Illegal Migration: From Belarus to Brandenburg


Status: 10/27/2021 3:59 p.m.

Many refugees are currently arriving in Brandenburg via Belarus and the German-Polish border. Border guards patrol the Oder and Neisse. What is the situation like in Frankfurt, Eisenhüttenstadt or Guben?

In Frankfurt (Oder) there are significantly more federal police on the move, observers report from the German-Polish border. In the past few days, the Federal Ministry of the Interior has sent eight additional hundreds to reinforce the Oder and Neisse. The program of the border guards: patrols on both sides of the Oder – together with their Polish colleagues – and random checks at border crossings such as the Oder Bridge, which connects Frankfurt with its neighboring Polish town of Slubice.

Controlling everyone who drives across the border, as was temporarily practiced during the Corona lockdown, considers Frankfurt’s Lord Mayor Rene Wilke to be wrong. He feared that this would put enormous strain on the daily lives of people in the border region, said the left-wing politician last week.

Control at the Oder bridge.

Image: rbb

Introducing temporary border controls is a matter of weighing up the consequences – for commuters, for example – and protecting the border, says Friedemann Hanke, deputy district administrator in Märkisch-Oderland, which stretches north of Frankfurt along the Oder. His aim is to set standards both internally and externally.

Fred Mahro, Mayor of Guben, a border town on the Neisse in the south of Brandenburg, sees it similarly: First and foremost, the people who arrive here have to receive humanitarian care. That is undisputed. But the citizens of the city are also unsettled, said the CDU politician in one rbb-Interview. He thinks temporary border controls are an effective means.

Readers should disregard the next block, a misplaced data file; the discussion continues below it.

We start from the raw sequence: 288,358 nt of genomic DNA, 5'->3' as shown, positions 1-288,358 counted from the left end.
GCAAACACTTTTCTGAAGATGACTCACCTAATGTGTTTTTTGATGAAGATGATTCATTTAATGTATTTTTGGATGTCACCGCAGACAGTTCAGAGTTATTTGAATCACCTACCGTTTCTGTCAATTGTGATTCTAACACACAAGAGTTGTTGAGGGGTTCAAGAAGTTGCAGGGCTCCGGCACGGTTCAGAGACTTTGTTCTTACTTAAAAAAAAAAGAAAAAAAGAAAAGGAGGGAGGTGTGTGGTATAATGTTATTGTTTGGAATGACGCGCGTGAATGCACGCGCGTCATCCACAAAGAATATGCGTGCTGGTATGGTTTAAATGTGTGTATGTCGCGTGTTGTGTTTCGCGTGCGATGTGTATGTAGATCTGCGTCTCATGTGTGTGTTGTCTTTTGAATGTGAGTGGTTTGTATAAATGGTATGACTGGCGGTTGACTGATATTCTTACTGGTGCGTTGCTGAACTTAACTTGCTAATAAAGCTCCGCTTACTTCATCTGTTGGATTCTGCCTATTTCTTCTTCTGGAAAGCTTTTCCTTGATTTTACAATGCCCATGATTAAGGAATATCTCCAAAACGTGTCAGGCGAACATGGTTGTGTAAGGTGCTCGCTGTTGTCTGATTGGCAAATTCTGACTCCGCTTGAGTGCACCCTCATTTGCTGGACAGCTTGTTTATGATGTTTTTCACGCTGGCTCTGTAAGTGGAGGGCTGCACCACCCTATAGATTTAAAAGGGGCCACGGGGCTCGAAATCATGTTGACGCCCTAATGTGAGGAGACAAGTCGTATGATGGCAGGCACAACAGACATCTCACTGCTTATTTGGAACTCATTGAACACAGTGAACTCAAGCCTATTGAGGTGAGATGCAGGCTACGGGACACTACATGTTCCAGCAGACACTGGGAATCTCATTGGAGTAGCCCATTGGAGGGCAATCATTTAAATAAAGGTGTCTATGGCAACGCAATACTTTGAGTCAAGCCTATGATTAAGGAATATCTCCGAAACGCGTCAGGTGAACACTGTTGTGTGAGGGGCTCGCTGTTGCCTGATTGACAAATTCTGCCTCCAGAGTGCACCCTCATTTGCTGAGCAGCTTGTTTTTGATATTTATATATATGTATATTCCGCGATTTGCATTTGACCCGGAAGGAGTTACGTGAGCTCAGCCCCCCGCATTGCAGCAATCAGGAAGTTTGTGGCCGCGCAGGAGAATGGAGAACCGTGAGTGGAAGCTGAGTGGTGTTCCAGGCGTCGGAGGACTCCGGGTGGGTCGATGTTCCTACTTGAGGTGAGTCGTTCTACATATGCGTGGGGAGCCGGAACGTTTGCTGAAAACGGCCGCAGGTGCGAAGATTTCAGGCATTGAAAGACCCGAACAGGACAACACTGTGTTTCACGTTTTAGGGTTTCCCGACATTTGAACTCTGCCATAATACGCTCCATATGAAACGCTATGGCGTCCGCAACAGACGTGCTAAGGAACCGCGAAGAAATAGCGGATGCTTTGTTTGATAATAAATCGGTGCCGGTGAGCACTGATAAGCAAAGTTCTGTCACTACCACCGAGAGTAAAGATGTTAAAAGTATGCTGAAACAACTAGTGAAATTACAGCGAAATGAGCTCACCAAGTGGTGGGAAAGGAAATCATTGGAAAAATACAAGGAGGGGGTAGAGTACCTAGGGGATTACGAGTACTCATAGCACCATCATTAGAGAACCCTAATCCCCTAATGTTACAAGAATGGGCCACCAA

Last weekend, Guben hit the headlines across Germany when the police prevented an illegal so-called border crossing by 50 right-wing extremists: They wanted to prevent refugees from crossing the border. Mahro condemned the action: Anyone who opposes the violence of the state and practices vigilante justice does not belong in the Federal Republic and also not in this city. That was not to be tolerated, he said.

About 120 people a day

Brandenburg’s Central Immigration Office (ZABH) is located in Eisenhüttenstadt. In the initial reception facility, the arrested or arriving people are placed in quarantine, registered and medically examined. Anyone who does not stay in Brandenburg will be taken to other federal states after this admission procedure.

Around 1,300 places are currently occupied in the initial reception facility.

Image: AFP

Currently around 1300 of the total of 2000 places are occupied, 200 less than a week ago, says ZABH director Olaf Jansen. The number of arrivals stagnated at around 120 people per day. 90 percent of those arriving here came via Belarus, says Jansen – many come from Northern Iraq because you can fly to Minsk from there. Others come from Syria or Yemen. If it had been mainly men in August and September, more families, women and children are now also coming. For Jansen, this is a sign that word has got around how one can successfully get to Germany via the Belarus route.

There are now more families, says Olaf Jansen from the Central Immigration Office in Brandenburg.

Image: AFP

The number of asylum seekers rose steadily over the course of the year: from around 800 in spring to April to more than 2,400 in October alone. In comparison, the numbers were much higher in 2015: At times 10,000 refugees came to Brandenburg every month.

Distribution to the federal states

At the beginning of November, the Federal Ministry of the Interior wants to set up a central registration office in Frankfurt (Oder). There, the Federal Police and the Federal Office for Migration and Refugees are to organize the initial reception and distribute the refugees directly to the federal states. Then only those refugees who are supposed to stay in Brandenburg come to Eisenhüttenstadt.

Federal Interior Minister Horst Seehofer made a corresponding agreement in mid-October with his Brandenburg counterpart Michael Stübgen. He hopes that this will provide quick help with forwarding the refugees.


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